If you were ever curious what life was like for a German soldier on the Eastern Front during World War Two, this book will answer your questions. Tersely. Frankly. Brutally. Hans Rehfeldt is an extreme rarity. He served quite literally from the first day to the last day of the Eastern campaign, from the moment the Germans entered Russia on June 22, 1941, until Germany's final surrender on May 9, 1945, and was somewhat ironically released from captivity on the anniversary of the invasion. All of t If you were ever curious what life was like for a German soldier on the Eastern Front during World War Two, this book will answer your questions. Tersely. Frankly. Brutally. Hans Rehfeldt is an extreme rarity. He served quite literally from the first day to the last day of the Eastern campaign, from the moment the Germans entered Russia on June 22, 1941, until Germany's final surrender on May 9, 1945, and was somewhat ironically released from captivity on the anniversary of the invasion. All of that time was spent in one of the most elite of Hitler's divisions, the "Grossdeutschland," which also served as the dictator's personal guard and Berlin's city watch battalion. Though not an SS formation, it was one of Hitler's favorites and the men selected for this (initially) all-volunteer force were the pick of the litter. Rehfeldt was one of them, joining the GD as a mortar gunner. This is an aspect of soldiering unknown to me, so it was interesting in and of itself to learn how the mortar crews worked in training and in combat, providing close indirect fire to support the attacking infantry. However, the book is most interesting for describing what the Russian campaign was like for the foot soldier. Short answer: horrific. Longer answer: dusty, thirsty, footsore, hot, lonely, frightening, deafeaning, hungry, confusing, chaotic, and violent, violent, violent, homesick, freezing, wet, verminous, occasionally funny, and not occasionally ridiculous. The scope of the war and the number of men involved staggers the mind, as do the casualties. To give some idea of how bad they could be, Rehfeldt records the strength of his battlion on two dates: June 22, 1941: 1,350 men February 21, 1942: 30 men You read that correctly. The Eastern Front was a meatgrinder and after a few months' combat, no one really expected to get out alive or, if they did survive, leave unwounded. Rehfeldt's book, which is written in two volumes (this one goes 'til August of 1943) and taken from his wartime diaries, is a terse, ably written, and often curiously unemotional record of an endless series of advances, skirmishes, marches, train rides, battles and training exercises that shows just how much the German soldier had to put up with, and how much he was expected to bear. But Rehfeldt's personality shows through almost in spite of his efforts to write cooly and self-effacingly. He comes off as a patriotic young man determined to do his duty to the uttermost, not very interested in larger questions of politics or ideology, not blinded by the nature of the regime he serves but also not interested in pondering its excesses and blunders. Though he takes a passionate interest in the Russian and Ukranian languages and their respective cultures, and seems to be extremely fond of the people and completely dismissive of Nazi views on race, his attitude overall is that of a hardened combat soldier. A Russian who doesn't surrender quickly enough is shot without a second thought. A partisan or a sniper is beaten to death with rifle butts. A civilian with a glass eyes is not to be exempted from forced labor. "C'est la guerre," is his usual refrain after cooly recording some unpleasantry. He hates the war, referring to it simply as "this shit war!" but he imagines no outcome but victory. I credit Rehfeldt with painting a picture of the "Ostfront" that none of the other memoirs I've read on the subject quite match. Some are better written or more exciting, others are more thoughtful and philosophical, but this one shows you just how horrible it was, and just how tightly the Germans clung to each other -- "Kam'radschaft" -- as they fought the Soviets, lice, thirst, and temperatures that are hard to comprehend. Rehfeldt's discussions of the effects of frostbite on his legs alone will put you off food for a few days. Now, the reason I gave it four rather than five stars is because the postwar German government decided to excise those chapters which deal with the ideological training of the men in "Grossdeutschland," even to the point of truncating a rather beautiful (visually I mean) chapter in which Rehfeldt discusses the midsummer ceremonies carried out by the division. Also because the opening part of the book is rather slow. Other than that, I think this one of the best and most important books on the subject I've yet read.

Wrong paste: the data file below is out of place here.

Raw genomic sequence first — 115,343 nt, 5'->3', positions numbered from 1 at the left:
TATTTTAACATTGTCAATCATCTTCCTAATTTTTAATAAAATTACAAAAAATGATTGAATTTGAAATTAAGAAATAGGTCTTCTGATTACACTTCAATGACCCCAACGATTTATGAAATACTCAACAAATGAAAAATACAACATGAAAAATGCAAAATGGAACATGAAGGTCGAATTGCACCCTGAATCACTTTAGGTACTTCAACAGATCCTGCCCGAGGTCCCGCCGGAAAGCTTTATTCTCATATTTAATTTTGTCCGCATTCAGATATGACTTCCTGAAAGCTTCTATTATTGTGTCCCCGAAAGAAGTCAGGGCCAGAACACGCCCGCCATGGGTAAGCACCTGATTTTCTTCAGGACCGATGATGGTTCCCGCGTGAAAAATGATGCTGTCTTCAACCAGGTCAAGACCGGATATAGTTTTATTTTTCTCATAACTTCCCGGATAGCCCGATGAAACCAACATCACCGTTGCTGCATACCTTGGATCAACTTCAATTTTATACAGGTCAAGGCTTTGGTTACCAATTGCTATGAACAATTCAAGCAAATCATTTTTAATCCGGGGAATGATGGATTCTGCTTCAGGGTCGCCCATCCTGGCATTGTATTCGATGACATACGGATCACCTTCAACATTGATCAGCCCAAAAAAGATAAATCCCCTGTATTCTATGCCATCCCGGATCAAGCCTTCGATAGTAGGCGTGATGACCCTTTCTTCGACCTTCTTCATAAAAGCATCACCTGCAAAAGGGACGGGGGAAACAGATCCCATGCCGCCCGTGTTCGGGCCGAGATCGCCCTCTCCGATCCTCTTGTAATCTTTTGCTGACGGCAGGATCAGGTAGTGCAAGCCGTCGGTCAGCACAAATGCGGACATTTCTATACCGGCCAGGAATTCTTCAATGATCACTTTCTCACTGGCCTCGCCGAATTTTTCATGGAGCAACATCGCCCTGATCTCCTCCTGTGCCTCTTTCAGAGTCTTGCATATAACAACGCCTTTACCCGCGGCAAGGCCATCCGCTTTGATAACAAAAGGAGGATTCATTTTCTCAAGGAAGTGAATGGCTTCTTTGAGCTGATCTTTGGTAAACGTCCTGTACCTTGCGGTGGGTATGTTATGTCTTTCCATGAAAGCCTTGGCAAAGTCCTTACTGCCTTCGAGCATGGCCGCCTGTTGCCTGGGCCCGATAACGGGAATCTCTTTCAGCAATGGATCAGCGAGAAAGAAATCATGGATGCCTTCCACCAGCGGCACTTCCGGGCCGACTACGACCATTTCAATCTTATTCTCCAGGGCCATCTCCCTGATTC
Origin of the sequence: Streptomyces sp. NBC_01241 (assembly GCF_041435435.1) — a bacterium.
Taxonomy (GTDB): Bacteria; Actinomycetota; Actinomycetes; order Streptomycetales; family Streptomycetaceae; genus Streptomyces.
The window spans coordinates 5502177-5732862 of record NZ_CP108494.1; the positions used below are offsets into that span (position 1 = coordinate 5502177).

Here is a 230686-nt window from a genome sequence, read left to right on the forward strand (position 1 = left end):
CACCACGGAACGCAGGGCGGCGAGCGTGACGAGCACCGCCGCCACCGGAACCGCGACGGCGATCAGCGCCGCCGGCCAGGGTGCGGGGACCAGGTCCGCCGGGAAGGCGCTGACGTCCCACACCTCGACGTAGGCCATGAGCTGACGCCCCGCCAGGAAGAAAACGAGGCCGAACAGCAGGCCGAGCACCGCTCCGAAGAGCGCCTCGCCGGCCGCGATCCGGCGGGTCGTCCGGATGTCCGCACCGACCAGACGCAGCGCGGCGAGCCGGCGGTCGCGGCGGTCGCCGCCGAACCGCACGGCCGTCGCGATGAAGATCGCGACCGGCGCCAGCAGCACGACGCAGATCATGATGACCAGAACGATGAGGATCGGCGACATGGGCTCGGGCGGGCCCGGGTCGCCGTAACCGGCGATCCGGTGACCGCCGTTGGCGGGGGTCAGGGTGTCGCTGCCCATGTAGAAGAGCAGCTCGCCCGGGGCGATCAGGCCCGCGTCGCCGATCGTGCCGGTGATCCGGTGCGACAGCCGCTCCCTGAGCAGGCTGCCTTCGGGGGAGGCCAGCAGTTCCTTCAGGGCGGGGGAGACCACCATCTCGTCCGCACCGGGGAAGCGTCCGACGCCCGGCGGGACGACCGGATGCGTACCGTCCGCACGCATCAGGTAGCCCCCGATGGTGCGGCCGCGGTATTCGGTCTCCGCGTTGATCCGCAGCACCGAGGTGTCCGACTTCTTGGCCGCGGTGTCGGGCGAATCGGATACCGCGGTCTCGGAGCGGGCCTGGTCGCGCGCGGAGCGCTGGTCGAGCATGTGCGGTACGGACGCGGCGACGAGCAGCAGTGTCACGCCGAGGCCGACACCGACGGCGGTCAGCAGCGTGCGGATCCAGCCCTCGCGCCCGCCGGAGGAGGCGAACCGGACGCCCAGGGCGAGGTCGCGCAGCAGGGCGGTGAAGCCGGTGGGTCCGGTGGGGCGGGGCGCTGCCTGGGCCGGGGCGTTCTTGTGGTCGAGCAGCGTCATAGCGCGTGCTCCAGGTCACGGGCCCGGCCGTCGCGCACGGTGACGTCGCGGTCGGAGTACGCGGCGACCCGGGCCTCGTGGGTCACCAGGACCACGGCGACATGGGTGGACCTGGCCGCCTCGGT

2. 5 out of 5

    Jose wilhelms Ventura